Action Urged in Armenia Emigration

Hranush Hakopyan thinks migration is temporary

Armenia’s Diaspora Minister, Hranush Hakopyan thinks the migration problem is temporary.

YEREVAN (RFE/RL)—A group of Armenian scholars has addressed an open letter to the country’s political leadership urging immediate action on emigration that they claim is “turning into a national catastrophe.”

Deputy director of the Yerevan-based Institute of Literature Vardan Devrikian, one of those supporting the claim, sees a snowballing panicky mood among people, which he describes as even more alarming than the scale of emigration itself.

“We are all in a panicky mood. Everyone is thinking of ways to leave. Working-class Armenians are thinking of going to Russia, whereas the white-collar segment of the population is contemplating emigration to Europe or the United States. This will, indeed, devastate our country,” Devrikian claimed at a press conference on Monday.

According to the scholar, the president should personally attend to this matter and in response to the open letter should appeal to the people, emphasizing that “we see the future of our people in our country.”

Meanwhile, ethnographer Harutiun Marutian believes that appeals alone will not reverse the trend.

“It would be very nice if the president said that, but it needs to be followed up with certain steps,” said Marutian, without elaborating.

Armenian Writers Union Chairman Levon Ananian, leading ethnographer Hranush Kharatian, head of the Association “For Sustainable Human Development” NGO Karine Danielian and others in their public remarks last week also voiced their concerns about emigration looming large in the country.

Speaking at a press conference on Wednesday, Hranush Hakobian, the minister for the Diaspora, acknowledged that for the first time in at least the past three years Armenia has been losing some of its population because of emigration.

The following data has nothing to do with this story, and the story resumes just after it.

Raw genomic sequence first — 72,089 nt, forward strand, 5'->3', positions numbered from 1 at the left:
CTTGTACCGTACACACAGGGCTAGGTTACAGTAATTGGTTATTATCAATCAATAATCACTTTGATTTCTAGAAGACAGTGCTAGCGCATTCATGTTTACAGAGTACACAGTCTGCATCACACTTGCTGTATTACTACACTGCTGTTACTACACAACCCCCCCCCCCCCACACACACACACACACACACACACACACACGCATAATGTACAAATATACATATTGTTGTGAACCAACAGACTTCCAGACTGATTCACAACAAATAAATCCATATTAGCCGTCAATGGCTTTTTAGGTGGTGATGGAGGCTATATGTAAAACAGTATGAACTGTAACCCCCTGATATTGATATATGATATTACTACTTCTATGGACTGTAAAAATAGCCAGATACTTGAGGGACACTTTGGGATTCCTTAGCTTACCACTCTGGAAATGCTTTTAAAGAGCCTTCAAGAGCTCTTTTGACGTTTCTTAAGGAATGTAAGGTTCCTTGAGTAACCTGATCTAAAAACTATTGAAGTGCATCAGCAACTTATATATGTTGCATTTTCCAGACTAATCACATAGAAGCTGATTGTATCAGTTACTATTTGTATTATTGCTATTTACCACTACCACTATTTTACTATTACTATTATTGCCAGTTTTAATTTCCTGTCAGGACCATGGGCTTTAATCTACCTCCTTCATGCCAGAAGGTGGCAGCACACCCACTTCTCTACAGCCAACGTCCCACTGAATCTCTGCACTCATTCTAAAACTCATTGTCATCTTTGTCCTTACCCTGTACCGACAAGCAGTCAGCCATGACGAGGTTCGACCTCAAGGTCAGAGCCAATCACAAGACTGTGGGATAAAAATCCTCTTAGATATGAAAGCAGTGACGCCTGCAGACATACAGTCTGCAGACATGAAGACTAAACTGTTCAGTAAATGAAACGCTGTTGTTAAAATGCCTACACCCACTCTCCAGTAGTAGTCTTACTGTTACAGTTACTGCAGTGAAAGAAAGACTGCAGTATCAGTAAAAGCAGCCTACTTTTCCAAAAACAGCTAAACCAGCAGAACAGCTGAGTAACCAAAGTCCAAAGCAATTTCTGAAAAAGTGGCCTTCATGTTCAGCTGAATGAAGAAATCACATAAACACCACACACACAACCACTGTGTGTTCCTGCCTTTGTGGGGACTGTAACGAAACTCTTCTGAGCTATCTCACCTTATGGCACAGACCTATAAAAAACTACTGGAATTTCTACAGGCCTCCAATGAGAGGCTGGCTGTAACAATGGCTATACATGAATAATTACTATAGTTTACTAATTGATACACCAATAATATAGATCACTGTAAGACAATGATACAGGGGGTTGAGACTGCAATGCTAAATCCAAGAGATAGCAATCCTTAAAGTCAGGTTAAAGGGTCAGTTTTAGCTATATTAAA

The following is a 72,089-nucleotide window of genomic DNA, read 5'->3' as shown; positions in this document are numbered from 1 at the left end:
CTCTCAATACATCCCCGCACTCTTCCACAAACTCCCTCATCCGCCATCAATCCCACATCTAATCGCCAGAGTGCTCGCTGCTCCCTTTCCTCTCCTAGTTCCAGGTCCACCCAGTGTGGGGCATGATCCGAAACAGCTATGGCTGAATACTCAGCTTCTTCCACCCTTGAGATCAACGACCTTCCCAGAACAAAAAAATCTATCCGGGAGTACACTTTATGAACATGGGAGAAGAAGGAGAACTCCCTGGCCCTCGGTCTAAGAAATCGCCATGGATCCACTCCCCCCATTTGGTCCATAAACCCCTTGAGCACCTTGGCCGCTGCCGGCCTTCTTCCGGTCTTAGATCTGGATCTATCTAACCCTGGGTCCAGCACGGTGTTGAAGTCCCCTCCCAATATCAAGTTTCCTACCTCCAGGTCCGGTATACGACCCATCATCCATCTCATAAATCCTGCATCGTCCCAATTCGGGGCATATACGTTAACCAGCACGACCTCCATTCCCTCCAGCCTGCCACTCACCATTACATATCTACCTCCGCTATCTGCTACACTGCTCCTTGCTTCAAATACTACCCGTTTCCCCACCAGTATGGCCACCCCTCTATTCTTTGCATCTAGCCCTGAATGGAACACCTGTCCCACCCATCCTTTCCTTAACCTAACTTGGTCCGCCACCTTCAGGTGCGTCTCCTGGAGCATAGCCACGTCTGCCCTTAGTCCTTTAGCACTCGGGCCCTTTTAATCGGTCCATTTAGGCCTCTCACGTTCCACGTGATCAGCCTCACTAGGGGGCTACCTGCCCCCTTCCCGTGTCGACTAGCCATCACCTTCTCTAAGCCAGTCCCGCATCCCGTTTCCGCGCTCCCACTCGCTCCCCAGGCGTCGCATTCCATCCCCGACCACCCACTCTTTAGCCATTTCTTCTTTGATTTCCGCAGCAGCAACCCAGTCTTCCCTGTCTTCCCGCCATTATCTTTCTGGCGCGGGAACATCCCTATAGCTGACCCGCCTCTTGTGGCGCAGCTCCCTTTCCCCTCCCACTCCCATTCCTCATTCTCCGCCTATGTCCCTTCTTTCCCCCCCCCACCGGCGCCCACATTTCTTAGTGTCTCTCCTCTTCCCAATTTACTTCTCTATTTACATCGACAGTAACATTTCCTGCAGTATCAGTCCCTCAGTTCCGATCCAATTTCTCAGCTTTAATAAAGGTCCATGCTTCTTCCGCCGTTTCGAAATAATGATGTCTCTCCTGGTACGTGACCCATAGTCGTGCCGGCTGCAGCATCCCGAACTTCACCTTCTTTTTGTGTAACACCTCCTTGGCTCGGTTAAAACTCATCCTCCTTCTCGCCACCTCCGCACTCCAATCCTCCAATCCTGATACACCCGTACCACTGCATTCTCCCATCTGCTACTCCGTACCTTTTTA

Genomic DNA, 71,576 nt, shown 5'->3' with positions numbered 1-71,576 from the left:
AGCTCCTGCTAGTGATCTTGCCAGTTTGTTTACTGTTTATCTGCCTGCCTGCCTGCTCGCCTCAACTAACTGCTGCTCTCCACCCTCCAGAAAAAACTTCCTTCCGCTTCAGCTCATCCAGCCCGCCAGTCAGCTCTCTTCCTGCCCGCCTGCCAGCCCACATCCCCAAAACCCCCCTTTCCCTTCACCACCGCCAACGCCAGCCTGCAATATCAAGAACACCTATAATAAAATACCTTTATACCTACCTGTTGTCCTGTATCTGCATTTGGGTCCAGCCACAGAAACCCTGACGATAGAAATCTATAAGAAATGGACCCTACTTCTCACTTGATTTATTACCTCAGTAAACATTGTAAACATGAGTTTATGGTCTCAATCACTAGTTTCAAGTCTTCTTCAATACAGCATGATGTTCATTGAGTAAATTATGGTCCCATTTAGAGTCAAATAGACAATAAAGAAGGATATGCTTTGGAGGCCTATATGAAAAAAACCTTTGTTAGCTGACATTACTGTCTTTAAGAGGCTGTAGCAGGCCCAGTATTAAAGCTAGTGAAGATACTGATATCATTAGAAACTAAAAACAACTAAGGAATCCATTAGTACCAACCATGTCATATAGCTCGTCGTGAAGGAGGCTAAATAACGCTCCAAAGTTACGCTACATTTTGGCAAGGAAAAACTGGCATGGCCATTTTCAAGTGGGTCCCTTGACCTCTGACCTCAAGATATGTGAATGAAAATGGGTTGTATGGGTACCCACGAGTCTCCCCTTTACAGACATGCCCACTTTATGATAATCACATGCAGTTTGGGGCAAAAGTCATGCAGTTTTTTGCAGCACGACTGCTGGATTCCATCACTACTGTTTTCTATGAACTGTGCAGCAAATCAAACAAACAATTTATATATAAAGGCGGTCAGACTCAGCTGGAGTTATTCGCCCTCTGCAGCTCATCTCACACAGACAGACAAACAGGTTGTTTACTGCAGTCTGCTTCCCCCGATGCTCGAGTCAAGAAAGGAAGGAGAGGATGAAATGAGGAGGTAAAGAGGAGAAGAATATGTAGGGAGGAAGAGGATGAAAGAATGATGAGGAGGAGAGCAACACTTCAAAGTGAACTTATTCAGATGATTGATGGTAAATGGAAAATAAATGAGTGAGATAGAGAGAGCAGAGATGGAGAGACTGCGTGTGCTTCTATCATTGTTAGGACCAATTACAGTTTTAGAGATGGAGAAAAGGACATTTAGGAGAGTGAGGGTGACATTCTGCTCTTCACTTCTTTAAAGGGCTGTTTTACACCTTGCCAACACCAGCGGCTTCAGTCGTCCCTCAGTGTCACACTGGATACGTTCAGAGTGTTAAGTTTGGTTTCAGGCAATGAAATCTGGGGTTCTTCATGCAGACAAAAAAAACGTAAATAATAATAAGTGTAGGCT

The official attributed it mainly to the heavy social and economic conditions that some Armenians face in their home country. Still, she expressed the opinion that most Armenians leaving the country, especially those going to Russia, were temporary migrant workers who planned to return home in the future.

“They leave Armenia not forever; they seek jobs to maintain their families that stay here,” said Hakobian.

At the same time, Hakobian suggested that critics of the Armenian government, especially those living abroad, should take practical steps to assist in solving social and economic problems in Armenia, such as through investing and creating jobs.

“It is simply necessary to work to reduce emigration,” stressed Hakobian. “Our objective is to boost immigration, and today we also see tendencies of people coming to Armenia for permanent residence.”

The first wave of emigration hit Armenia after the country became independent in the early 1990s and was experiencing a severe energy crisis amid a continuing war in Nagorno-Karabakh. Some 800,000 of Armenia’s estimated 3.8-million-strong population are believed to have abandoned the country then. Although at a slower pace, but emigration continued also through the years of economic recovery when Armenia enjoyed a double-digit GDP growth for most of the 2000s.